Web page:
Junior Isas, a new form of tax-free savings account for children, were confirmed for launch in the 2011 Budget, delivered yesterday by Chancellor of the Exchequer George Osborne.
Although not mentioned in the Chancellor’s Budget speech to the House of Commons, Junior Isas featured in the Budget document released by HM Treasury. According to the paper, all UK residents under 18 who do not already have a Child Trust Fund will be eligible to open a Junior Isa.
It is expected that the first Junior Isas will open in autumn 2011, but no further information on the accounts is available yet.
Draft regulations setting out the details of how Junior Isas will work will be published next week, alongside the introduction of the Finance Bill 2011.
How Isas work
It is expected that Junior Isas will work along similar lines to cash Isas, which are currently available to UK residents aged 16 or over.
Isas act as a ‘wrapper’ that protects your savings from tax. Ordinarily, most people would have to pay at least 20% of the interest earned on their savings to HM Treasury – but when you save in an Isa, you are allowed to keep every penny.
Cash Isa ‘season’ is now underway as people rush to make the most of their Isa allowance for the tax year 2010/11. This ends on 5 April – and if you haven’t saved the full £5,100 you’re permitted to put in a cash Isa this year by that date, you will lose whatever remains of your Isa allowance for this year.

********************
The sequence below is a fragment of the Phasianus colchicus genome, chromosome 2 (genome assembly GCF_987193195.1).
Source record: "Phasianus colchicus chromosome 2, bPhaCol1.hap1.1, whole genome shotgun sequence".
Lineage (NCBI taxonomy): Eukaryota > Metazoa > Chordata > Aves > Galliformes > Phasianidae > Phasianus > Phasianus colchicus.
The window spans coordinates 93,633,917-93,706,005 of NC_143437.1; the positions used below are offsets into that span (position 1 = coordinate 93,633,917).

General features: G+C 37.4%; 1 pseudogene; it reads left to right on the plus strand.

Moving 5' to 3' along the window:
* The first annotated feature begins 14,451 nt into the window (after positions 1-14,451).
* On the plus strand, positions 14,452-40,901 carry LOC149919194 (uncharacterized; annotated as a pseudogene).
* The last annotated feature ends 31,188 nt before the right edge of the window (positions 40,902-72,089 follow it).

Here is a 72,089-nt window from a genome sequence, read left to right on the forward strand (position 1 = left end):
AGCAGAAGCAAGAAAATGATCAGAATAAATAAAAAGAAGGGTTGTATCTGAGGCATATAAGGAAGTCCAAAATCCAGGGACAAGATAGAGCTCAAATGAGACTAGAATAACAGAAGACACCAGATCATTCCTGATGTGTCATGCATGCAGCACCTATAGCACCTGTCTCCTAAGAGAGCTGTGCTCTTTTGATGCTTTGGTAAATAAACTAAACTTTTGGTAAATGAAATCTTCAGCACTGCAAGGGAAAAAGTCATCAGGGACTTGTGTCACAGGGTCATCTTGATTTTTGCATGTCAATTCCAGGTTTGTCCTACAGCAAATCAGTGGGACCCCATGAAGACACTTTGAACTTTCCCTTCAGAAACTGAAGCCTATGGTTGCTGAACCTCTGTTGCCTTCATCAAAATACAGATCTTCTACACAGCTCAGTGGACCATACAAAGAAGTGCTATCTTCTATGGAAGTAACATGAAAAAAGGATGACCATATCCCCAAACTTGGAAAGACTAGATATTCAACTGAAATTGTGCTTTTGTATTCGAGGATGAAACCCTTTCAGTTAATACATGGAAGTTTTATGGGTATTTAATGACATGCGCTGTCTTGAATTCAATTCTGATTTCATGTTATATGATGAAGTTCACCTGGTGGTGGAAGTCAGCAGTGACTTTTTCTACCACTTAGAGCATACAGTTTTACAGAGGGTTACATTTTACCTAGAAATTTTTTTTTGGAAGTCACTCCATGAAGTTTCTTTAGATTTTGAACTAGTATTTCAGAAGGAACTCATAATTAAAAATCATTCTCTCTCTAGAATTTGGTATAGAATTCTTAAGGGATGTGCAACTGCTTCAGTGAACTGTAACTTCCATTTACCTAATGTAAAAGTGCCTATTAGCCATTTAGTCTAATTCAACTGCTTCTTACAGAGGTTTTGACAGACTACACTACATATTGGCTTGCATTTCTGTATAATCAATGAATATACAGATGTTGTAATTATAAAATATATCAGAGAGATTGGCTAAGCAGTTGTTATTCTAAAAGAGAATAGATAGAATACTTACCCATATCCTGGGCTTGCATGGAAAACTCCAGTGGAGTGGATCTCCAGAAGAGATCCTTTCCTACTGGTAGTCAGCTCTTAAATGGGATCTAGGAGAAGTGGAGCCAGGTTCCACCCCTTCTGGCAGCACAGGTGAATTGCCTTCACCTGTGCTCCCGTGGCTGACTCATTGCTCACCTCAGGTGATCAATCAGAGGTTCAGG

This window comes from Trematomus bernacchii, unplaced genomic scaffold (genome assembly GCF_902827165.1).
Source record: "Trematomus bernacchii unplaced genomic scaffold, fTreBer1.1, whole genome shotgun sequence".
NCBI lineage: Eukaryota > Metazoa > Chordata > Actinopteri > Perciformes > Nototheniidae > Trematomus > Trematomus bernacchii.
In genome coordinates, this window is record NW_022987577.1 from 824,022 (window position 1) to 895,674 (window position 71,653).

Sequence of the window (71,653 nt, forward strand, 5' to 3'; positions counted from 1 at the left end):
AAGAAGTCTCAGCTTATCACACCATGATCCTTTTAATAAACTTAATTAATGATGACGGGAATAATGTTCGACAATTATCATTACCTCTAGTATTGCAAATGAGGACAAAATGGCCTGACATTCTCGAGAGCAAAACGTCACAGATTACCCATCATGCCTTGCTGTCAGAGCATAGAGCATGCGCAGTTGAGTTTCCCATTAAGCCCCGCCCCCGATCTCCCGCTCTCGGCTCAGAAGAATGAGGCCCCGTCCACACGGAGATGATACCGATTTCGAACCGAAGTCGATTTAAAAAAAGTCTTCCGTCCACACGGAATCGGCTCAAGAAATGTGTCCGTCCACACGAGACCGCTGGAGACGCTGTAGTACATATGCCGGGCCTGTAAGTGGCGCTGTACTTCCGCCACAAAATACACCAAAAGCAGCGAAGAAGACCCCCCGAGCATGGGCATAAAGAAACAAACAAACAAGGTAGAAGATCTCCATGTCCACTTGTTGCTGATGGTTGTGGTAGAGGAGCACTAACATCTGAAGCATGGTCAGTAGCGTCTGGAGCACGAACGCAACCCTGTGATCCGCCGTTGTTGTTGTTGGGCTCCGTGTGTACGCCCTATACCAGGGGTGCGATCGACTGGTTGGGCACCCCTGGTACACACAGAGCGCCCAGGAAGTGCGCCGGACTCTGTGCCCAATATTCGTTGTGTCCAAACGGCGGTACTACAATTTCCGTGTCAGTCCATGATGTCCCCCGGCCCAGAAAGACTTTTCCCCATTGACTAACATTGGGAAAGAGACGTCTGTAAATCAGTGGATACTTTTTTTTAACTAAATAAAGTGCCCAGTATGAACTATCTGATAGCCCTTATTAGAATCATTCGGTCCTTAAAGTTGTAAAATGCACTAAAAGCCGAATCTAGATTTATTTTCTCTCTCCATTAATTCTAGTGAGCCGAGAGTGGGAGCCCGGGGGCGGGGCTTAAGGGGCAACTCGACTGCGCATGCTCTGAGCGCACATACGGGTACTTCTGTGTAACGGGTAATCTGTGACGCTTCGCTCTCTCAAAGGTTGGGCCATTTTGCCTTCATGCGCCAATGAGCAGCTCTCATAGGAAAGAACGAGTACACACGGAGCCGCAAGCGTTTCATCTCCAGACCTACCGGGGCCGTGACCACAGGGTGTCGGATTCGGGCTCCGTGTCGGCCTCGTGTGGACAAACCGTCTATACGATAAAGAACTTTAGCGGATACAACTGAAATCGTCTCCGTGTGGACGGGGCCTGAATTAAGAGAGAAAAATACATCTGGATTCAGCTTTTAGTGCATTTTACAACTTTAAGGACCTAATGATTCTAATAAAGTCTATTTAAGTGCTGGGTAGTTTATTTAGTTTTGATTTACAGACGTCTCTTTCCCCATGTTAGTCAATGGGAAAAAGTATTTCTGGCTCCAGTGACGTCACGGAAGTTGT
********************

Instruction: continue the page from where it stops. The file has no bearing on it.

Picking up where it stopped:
You can find out more about how cash Isas work by reading our How to find the right cash Isa advice guide, and compare cash Isa deals by visiting the Best Rate cash Isas review.
The Budget 2011 document also revealed that annual Isa limits will now increase each year in line with the Consumer Prices Index (CPI) measure of inflation. The Isa limit for the coming tax year, 2011/12, will be £10,680 – £5,340 of which savers will be eligible to keep in a cash Isa.
Junior Isas for children in care
The government is also working with charities and others to identify how children in care can be supported through Junior ISAs, according to the Budget 2011 document.
This may involve putting money into the Junior Isas of children in care, but it is unclear whether this would be funded by taxpayers or through other sources.
Which? live coverage of the 2011 Budget
Did you miss Which? Money’s live coverage of George Osborne’s 2011 Budget? You can rewatch all our Budget commentary and analysis by replaying the Which? Budget 2011 Live Blog.